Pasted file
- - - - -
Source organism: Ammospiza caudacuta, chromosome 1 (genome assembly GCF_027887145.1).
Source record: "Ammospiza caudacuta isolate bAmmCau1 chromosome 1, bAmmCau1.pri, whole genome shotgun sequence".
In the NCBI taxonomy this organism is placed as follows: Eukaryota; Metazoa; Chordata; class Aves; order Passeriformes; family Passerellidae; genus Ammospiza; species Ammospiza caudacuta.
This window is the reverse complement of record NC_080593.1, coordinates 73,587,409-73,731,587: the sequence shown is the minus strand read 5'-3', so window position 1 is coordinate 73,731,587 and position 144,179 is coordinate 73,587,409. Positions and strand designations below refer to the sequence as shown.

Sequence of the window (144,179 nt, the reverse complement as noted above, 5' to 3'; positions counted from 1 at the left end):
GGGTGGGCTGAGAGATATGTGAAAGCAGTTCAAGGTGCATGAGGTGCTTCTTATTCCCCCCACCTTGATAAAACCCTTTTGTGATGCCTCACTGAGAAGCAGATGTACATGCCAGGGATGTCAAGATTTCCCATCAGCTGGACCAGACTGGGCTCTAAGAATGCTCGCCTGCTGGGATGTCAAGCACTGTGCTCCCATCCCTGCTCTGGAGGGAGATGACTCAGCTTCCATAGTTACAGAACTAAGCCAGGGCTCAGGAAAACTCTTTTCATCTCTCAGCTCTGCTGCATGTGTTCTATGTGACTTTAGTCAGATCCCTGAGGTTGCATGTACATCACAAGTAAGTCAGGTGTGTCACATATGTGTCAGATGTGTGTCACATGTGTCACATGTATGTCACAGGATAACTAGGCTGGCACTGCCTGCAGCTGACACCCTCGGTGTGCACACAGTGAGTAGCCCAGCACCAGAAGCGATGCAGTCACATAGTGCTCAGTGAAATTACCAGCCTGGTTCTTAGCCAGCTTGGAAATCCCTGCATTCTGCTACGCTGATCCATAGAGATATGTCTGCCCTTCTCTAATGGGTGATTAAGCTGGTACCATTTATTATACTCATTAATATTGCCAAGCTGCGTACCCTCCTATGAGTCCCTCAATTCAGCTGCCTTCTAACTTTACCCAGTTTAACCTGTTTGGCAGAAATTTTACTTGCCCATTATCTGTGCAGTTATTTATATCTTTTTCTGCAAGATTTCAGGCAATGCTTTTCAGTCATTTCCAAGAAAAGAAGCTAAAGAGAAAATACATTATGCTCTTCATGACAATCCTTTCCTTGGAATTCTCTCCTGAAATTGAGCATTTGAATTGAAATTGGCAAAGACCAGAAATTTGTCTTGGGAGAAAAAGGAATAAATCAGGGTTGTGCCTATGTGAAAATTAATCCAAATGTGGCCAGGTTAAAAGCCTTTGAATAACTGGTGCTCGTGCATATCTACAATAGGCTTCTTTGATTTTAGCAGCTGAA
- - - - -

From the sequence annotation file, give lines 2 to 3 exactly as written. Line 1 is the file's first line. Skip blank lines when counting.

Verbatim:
Source record: "Ammospiza caudacuta isolate bAmmCau1 chromosome 1, bAmmCau1.pri, whole genome shotgun sequence".
In the NCBI taxonomy this organism is placed as follows: Eukaryota; Metazoa; Chordata; class Aves; order Passeriformes; family Passerellidae; genus Ammospiza; species Ammospiza caudacuta.